Stockholm+50 Urges the World to Reinvigorate and Inspire
As the world celebrated the 50 years of multilateral environmental action, Professor Maria Ivanova and a doctoral student in Global Governance and Human Security Olga Skaredina participated in Stockholm+50 and associated events. Professor Maria Ivanova was actively engaged in the UN Science-Policy-Business Forum (SPBF) on the Environment as a distinguished speaker and co-chaired with Dr. Sharachchandra Lele a drafting process for the official letter from scientists and scholars of the world to the Stockholm+50 Conference. Olga Skaredina represented the Children and Youth Major Group to the UN Environment Programme (UNEP) and advanced her research on the role of non-state actors in global environmental governance.
In 1972, the first UN environmental conference took place in Stockholm, marking the urgent need for collective environmental action. Fifty years later, over 4,000 people, including several Heads of State and Government, more than 60 ministers, and many non-state actors, gathered at Stockholm+50 on June 2-3, 2022. Stockholm again became the gathering space for thinking and action on addressing the triple planetary crisis of climate change, pollution, and biodiversity loss.
‘Stockholm+50: A Healthy Planet for the Prosperity of All – Our Responsibility, Our Opportunity’ featured an interactive series of discussions focused on three key themes: achieving a healthy planet and prosperity for all; a sustainable and inclusive recovery from the COVID-19 pandemic; and implementation of the environmental dimension of sustainable development. These three Leadership Dialogues, along with official plenary sessions and side events, resulted in a thorough reflection of achieved progress in addressing environmental concerns and a call for urgent environmental and economic transformation that would accelerate the implementation of the 2030 Agenda and the Sustainable Development Goals.
Professor Maria Ivanova was in the panel on ‘Reimagining Multilateralism and Bridging the Implementation Gap’ convened as a part of the UN SPBF. She shared her expertise on the role of UNEP in environmental multilateralism and suggested that there is no need for a World Environment Organization as UNEP plays the role of the champion for the Earth. The focus, instead, should be on improving UNEP’s capacity to be a small but agile institution that catalyzes environmental action and promotes collaboration: “To make things differently, we need to think differently.”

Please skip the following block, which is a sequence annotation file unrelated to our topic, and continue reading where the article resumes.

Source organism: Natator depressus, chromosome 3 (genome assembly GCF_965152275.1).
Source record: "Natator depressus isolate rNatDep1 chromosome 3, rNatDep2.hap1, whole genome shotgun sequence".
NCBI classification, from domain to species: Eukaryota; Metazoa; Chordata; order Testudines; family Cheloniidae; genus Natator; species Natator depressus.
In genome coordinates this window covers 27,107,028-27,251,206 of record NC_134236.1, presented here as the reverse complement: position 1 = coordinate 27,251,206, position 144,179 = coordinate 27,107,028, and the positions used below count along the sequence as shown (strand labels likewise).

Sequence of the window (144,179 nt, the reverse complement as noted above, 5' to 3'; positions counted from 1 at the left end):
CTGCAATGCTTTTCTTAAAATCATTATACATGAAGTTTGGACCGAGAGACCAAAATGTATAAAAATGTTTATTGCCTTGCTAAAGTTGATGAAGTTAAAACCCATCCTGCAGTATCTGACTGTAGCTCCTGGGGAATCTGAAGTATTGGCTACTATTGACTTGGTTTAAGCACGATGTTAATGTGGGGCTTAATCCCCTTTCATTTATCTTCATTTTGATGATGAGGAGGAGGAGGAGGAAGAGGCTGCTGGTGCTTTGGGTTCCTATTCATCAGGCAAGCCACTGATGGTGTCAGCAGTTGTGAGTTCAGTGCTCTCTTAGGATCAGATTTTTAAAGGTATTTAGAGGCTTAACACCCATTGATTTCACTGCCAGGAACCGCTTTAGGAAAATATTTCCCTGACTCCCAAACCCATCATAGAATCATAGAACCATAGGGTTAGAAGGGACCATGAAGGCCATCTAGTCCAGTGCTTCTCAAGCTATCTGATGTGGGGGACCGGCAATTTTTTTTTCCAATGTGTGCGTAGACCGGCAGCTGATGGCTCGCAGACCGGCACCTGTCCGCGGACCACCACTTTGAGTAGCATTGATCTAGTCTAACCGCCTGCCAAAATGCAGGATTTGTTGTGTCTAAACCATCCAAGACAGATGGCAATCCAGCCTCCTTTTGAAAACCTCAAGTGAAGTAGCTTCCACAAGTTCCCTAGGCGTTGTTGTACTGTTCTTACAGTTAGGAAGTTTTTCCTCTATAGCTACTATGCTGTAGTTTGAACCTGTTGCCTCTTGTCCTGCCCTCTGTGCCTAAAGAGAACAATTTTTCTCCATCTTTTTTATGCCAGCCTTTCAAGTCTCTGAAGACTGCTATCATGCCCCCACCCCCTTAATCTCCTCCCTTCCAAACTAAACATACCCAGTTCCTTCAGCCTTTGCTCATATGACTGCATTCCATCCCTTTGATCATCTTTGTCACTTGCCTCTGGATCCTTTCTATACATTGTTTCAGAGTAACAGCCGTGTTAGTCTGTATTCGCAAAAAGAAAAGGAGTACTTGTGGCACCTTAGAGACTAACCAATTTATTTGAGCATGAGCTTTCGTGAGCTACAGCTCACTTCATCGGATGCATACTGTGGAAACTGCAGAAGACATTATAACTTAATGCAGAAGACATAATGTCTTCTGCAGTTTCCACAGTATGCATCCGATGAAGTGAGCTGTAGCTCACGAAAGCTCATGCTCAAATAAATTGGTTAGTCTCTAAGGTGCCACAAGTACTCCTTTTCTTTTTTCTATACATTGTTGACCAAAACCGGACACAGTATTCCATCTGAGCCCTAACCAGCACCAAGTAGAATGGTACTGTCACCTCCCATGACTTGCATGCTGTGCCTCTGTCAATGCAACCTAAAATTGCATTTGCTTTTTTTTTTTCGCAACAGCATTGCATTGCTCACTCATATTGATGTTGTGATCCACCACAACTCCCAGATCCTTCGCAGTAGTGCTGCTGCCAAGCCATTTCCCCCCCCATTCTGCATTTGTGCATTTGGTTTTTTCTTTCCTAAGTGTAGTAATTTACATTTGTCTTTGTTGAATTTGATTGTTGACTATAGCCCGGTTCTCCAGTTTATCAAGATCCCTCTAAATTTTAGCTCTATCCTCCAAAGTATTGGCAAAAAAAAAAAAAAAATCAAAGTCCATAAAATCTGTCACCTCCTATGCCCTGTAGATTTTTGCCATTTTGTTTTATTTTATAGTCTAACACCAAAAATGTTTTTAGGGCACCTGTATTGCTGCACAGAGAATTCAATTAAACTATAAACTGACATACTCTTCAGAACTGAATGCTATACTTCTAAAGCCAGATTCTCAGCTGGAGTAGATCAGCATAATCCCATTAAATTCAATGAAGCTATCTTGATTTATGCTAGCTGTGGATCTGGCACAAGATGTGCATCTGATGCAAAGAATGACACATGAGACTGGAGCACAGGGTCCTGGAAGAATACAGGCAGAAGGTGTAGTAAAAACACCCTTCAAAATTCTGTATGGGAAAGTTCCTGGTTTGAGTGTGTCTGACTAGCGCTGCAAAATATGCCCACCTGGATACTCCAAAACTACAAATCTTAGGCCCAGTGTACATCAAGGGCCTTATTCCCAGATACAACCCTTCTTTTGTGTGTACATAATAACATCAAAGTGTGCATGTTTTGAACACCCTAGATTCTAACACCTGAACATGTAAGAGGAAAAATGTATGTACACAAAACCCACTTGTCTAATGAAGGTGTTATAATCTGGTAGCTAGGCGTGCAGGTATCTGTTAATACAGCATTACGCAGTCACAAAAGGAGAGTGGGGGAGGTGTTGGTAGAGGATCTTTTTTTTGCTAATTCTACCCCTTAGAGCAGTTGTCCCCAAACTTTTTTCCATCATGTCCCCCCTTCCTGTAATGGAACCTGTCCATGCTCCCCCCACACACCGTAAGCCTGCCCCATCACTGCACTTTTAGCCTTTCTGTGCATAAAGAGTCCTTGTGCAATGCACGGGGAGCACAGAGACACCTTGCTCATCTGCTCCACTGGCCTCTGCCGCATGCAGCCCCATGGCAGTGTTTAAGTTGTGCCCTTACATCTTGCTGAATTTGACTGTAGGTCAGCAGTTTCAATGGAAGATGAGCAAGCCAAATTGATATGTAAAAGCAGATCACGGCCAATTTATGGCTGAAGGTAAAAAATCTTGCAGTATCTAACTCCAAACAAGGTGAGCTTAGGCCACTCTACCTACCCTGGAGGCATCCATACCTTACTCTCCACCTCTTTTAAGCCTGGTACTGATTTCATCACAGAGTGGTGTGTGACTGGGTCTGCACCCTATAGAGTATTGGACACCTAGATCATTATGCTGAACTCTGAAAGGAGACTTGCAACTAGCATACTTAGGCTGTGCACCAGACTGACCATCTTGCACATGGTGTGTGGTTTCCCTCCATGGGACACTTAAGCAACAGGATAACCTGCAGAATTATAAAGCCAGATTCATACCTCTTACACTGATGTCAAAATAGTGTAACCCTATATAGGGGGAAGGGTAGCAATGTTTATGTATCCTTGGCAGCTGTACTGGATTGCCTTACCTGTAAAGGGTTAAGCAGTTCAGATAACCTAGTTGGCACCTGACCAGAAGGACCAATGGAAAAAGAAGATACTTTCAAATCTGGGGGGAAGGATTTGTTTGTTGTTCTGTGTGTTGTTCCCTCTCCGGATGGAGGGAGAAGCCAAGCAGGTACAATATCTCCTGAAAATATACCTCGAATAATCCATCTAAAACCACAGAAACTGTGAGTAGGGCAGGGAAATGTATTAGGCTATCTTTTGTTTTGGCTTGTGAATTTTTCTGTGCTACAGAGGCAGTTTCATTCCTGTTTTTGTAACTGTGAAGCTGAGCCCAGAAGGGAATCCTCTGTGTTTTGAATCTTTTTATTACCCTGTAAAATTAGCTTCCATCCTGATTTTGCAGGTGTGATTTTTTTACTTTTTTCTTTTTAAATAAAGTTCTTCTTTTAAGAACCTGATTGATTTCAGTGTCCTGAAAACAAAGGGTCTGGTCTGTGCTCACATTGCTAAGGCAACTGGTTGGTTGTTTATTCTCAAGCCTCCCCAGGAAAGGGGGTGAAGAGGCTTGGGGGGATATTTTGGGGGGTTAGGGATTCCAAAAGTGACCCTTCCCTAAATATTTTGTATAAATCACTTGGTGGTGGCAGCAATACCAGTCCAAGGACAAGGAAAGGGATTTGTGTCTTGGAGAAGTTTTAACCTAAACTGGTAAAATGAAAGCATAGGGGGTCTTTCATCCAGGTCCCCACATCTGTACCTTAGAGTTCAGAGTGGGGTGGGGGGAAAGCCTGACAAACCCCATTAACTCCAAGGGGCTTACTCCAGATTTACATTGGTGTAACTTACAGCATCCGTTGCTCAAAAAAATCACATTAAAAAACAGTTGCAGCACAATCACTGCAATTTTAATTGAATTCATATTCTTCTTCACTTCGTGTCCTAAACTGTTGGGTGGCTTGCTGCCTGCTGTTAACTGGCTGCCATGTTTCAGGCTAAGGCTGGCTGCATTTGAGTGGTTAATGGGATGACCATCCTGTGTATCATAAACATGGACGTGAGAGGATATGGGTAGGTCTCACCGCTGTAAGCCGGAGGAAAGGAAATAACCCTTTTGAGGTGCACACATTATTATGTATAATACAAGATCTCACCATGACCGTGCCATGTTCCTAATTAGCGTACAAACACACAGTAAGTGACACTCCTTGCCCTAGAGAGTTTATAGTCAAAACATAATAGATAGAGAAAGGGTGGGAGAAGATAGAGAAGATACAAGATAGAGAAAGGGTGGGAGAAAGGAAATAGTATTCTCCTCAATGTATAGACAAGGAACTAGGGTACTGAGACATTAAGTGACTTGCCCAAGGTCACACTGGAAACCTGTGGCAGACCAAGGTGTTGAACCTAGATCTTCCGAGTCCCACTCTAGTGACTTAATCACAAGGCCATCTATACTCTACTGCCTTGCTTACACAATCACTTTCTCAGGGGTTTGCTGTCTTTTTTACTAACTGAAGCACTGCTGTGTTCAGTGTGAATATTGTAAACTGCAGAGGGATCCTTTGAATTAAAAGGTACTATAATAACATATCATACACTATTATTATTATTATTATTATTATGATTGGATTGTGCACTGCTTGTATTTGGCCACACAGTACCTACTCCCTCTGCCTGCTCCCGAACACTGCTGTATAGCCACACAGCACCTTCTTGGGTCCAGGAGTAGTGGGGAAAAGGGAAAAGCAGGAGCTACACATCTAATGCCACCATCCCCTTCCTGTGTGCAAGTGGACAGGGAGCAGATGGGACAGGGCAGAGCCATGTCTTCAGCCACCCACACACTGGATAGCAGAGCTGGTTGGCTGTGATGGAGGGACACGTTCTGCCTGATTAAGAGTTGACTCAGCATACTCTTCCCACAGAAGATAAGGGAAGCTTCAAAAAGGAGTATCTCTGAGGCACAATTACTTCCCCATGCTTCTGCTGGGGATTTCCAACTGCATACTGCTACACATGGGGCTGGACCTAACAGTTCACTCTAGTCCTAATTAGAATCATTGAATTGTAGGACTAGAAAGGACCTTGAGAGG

At the High-Level Leadership Dialogue on ‘Stockholm +100: Future Vision’, Professor Maria Ivanova presented “A letter to fellow citizens of Earth,” signed by a group of natural scientists, engineers, social scientists, and scholars from many disciplines and countries. The letter is built on the legacy of the Menton Message presented by 2200 scientists to the 1972 Stockholm Conference and calls upon all individuals to become good neighbors and ancestors. Professor Maria Ivanova highlighted three key messages: to redefine what we strive for – what is good and what is enough to thrive; to recognize privileges and responsibilities as individuals and society; to inspire and empower collective action.
On the last day of Stockholm+50, a panel discussion on 50 Years of Environmental Policies took place. The session became the continuation of a series of webinars on the legacy of Stockholm 1972, with the Peoples Environmental Narrative as an outcome document. Professor Maria Ivanova shared her vision and recommendation for the future, encouraging participants to take inspiration from Stockholm and raising their voices on behalf of our planet. The event followed with the signing of the book, The Untold Story of the World’s Leading Environmental Institution: UNEP at Fifty, published by MIT Press and received significant appraise as the most profound and insightful analysis of UNEP.
While Professor Maria Ivanova remained busy serving as a speaker on different panels, Olga Skaredina engaged with the Children and Youth Major Group, observing institutional arrangements within UNEP to enable a meaningful engagement with non-state actors, especially young people. An outcome Stockholm+50 document for youth has become the Youth Policy Paper, which outlined key transformative actions: to introduce Ecocide as a crime; to establish a fossil-fuel nonproliferation treaty; to adopt inclusive decision-making processes at every level for meaningful engagement of all stakeholders.
Before coming to Stockholm, Professor Maria Ivanova gave an interview for UN Dispatch about the origin story of UNEP. She mentioned that the two-days international meeting would be “a celebration of the anniversary and a wakeup call, an urge to action to governments, but also to citizens, to companies, to campuses, universities around the world to do things that matter, to deliver on the commitments that were made in Stockholm, in Rio, and in the conferences since.” She was right indeed.
Stockholm+50 became the bittersweet commemoration of what has been achieved and what challenges still persist. Annika Strandhäll, Sweden’s Minister for Climate and the Environment, said in her closing remarks: “Stockholm+50 has been a milestone on our path towards a healthy planet for all, leaving no one behind.” The results of Stockholm+50 and associated side events create momentum to recognize the need for strengthening collaboration between UN agencies, amplifying the voices, and promoting transformative action for the prosperity of all.